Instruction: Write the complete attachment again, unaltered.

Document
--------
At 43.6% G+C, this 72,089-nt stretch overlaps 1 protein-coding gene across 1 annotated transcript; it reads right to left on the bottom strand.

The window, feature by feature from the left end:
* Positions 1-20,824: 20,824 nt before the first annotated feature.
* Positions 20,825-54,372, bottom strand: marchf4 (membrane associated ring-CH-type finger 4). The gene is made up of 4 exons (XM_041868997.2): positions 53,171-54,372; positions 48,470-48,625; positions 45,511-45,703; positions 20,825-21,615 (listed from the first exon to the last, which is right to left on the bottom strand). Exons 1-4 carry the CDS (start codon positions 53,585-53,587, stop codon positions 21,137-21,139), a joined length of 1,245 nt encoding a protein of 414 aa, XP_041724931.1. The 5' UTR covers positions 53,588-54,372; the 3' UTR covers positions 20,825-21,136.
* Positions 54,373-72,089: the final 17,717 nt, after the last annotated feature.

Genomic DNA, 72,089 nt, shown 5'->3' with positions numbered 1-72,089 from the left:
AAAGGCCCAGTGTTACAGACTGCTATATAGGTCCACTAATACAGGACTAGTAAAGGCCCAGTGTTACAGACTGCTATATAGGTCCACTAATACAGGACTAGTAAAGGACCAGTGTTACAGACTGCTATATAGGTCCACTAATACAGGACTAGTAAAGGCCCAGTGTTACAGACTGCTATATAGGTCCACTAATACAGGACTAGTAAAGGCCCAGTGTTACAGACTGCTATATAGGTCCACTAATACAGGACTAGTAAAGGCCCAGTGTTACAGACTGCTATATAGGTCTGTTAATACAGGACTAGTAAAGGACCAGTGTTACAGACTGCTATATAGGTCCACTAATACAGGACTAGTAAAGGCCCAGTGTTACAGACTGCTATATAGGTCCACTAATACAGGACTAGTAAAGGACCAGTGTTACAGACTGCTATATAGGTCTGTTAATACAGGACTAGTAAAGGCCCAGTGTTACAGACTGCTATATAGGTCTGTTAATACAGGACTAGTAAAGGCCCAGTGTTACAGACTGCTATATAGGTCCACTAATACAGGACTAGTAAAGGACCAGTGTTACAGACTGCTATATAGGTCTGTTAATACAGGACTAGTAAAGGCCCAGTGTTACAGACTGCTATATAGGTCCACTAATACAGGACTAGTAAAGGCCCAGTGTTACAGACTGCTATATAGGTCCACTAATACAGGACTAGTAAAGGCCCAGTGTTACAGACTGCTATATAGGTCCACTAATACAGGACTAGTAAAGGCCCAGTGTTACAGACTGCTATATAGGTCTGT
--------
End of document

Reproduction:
At 43.6% G+C, this 72,089-nt stretch overlaps 1 protein-coding gene across 1 annotated transcript; it reads right to left on the bottom strand.

The window, feature by feature from the left end:
* Positions 1-20,824: 20,824 nt before the first annotated feature.
* Positions 20,825-54,372, bottom strand: marchf4 (membrane associated ring-CH-type finger 4). The gene is made up of 4 exons (XM_041868997.2): positions 53,171-54,372; positions 48,470-48,625; positions 45,511-45,703; positions 20,825-21,615 (listed from the first exon to the last, which is right to left on the bottom strand). Exons 1-4 carry the CDS (start codon positions 53,585-53,587, stop codon positions 21,137-21,139), a joined length of 1,245 nt encoding a protein of 414 aa, XP_041724931.1. The 5' UTR covers positions 53,588-54,372; the 3' UTR covers positions 20,825-21,136.
* Positions 54,373-72,089: the final 17,717 nt, after the last annotated feature.

Genomic DNA, 72,089 nt, shown 5'->3' with positions numbered 1-72,089 from the left:
AAAGGCCCAGTGTTACAGACTGCTATATAGGTCCACTAATACAGGACTAGTAAAGGCCCAGTGTTACAGACTGCTATATAGGTCCACTAATACAGGACTAGTAAAGGACCAGTGTTACAGACTGCTATATAGGTCCACTAATACAGGACTAGTAAAGGCCCAGTGTTACAGACTGCTATATAGGTCCACTAATACAGGACTAGTAAAGGCCCAGTGTTACAGACTGCTATATAGGTCCACTAATACAGGACTAGTAAAGGCCCAGTGTTACAGACTGCTATATAGGTCTGTTAATACAGGACTAGTAAAGGACCAGTGTTACAGACTGCTATATAGGTCCACTAATACAGGACTAGTAAAGGCCCAGTGTTACAGACTGCTATATAGGTCCACTAATACAGGACTAGTAAAGGACCAGTGTTACAGACTGCTATATAGGTCTGTTAATACAGGACTAGTAAAGGCCCAGTGTTACAGACTGCTATATAGGTCTGTTAATACAGGACTAGTAAAGGCCCAGTGTTACAGACTGCTATATAGGTCCACTAATACAGGACTAGTAAAGGACCAGTGTTACAGACTGCTATATAGGTCTGTTAATACAGGACTAGTAAAGGCCCAGTGTTACAGACTGCTATATAGGTCCACTAATACAGGACTAGTAAAGGCCCAGTGTTACAGACTGCTATATAGGTCCACTAATACAGGACTAGTAAAGGCCCAGTGTTACAGACTGCTATATAGGTCCACTAATACAGGACTAGTAAAGGCCCAGTGTTACAGACTGCTATATAGGTCTGT